Hi...We had to short sale two properties when the market went down with the result that my husband's credit is not at that stage where we can invest in our own home. However, we are tired of paying rent especially given that our family expanded last year and we are expecting our second baby this year.
Our current lease expires July and we are thinking of renting with the option of buying that property next year when my husband's credit scores pick up which will be in March.
My hubby and I currently have lease-to-buy tenants in the home we were unable to sell. So far, it is working out great.
Send me a PM, and I'll give you the name of our awesome realtor whose firm also specializes in lease-to-own properties in the Richmond, Virginia area.
90% of the time lease/rent to own agreements fail as by the time comes to enforce the ownership part; the buyers know more about the home and all it's inherent nuisances and flaws and decide it's not worth what was agreed upon, or still fail to qualify for a mortgage.
I suggest you first check to see if any judgements are recorded against you for the difference between sale and mortgage amounts. Sometimes the case.
If you are seriously considering entering into a Lease with an Option to Purchase, you should get a qualified real estate attorney involved from the very beginning - DO NOT go with some pre-printed forms the current owners may have found from either the Internet or other sources.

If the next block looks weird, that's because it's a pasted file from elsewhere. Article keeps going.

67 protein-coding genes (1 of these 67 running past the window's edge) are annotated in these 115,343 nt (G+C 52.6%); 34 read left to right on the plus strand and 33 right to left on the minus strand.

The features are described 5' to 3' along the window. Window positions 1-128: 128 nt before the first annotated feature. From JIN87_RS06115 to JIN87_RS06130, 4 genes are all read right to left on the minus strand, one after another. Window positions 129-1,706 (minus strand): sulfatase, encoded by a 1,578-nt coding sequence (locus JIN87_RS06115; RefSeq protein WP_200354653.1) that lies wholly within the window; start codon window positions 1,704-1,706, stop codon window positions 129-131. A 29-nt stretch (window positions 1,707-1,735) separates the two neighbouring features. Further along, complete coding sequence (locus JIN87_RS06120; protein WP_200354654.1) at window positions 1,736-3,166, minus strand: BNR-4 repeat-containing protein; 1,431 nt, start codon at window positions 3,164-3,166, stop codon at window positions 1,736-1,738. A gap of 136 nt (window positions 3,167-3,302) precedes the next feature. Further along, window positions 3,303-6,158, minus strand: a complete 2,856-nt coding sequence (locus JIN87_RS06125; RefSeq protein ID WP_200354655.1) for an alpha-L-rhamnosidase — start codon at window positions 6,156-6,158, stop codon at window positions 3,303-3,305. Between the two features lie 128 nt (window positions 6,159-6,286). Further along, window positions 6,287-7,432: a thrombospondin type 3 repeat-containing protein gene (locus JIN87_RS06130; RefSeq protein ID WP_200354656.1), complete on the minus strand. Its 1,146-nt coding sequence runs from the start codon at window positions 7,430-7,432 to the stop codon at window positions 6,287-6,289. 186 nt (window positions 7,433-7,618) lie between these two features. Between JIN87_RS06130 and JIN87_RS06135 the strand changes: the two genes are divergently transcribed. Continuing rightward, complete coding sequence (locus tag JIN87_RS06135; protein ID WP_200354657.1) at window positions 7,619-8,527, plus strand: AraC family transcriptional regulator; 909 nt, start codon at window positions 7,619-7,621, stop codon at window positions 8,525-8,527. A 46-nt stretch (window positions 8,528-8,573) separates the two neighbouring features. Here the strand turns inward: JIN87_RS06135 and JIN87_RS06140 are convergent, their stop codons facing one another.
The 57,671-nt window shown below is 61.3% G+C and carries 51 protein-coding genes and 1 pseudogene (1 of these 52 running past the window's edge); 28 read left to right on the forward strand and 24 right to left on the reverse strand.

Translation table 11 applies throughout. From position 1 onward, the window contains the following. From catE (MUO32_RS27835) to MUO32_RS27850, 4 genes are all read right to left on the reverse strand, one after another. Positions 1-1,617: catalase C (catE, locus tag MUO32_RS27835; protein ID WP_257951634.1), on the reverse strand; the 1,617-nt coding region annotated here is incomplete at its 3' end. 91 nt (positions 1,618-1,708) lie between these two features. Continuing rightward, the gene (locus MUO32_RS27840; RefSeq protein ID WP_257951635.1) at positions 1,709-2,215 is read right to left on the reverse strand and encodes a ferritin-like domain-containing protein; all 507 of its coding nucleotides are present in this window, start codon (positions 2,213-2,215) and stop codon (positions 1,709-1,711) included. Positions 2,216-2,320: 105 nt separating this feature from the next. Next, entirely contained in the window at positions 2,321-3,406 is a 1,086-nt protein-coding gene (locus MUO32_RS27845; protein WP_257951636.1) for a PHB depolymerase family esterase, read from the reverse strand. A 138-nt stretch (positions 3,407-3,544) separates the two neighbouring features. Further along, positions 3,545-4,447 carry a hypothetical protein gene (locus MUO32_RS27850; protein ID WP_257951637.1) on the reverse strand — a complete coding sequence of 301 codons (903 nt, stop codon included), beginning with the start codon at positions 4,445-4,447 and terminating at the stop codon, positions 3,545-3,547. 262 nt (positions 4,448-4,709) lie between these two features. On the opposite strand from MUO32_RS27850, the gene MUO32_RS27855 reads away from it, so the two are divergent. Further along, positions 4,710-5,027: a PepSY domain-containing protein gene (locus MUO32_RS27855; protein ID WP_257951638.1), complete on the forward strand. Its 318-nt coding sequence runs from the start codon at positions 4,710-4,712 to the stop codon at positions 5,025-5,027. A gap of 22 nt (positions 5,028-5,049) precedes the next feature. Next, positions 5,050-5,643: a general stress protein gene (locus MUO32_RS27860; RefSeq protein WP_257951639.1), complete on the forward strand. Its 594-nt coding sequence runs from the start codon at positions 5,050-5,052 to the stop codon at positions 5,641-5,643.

Lease w/h Option can be successful but every I and T must be dotted and crossed BEFORE either party commits to the contract. Get professional advice - if the first attorney seems "ify" about it, check with a second one and so on until you find a qualified attorney BUT, under no circumstances, should you enter into an agreement of this type on your own. Word to the wise and all that...
ETA: The attorney will, of course, get a preliminary title search report as REL suggested - just one more thing why you need to have an expert on your side while navigating something completely foreign to your experience. Bottom line, yes, "Lease with an Option to Purchase CAN work but only if you do it right from the very beginning. After the fact, it is too late to change terms....This message has been edited. Last edited by: Idaho Resident,
What I was suggesting pertained to her existing situation on her short sales.
I just did a short sale representing the buyer.. It was a cash deal and the sellers
made an agreement with their seller bank for a note, unsecured, as settlement. Sometimes, the case is a recorded judgement by the seller's lender against the seller for the difference between the sale amount and the amount that was owed on the mortgage at the time of sale. Other times..there is clear sailing.
Know that just because your lender accepted a short sale doesn't mean they will not look to recoup money owed on the mortgage.
You should have knowledge of this in your documents.
To reference this issue, you could pull your credit report for verification of judgement filed by your lender, and check with your local courthouse.
Just check to see to be sure of your position.This message has been edited. Last edited by: real estate lady,
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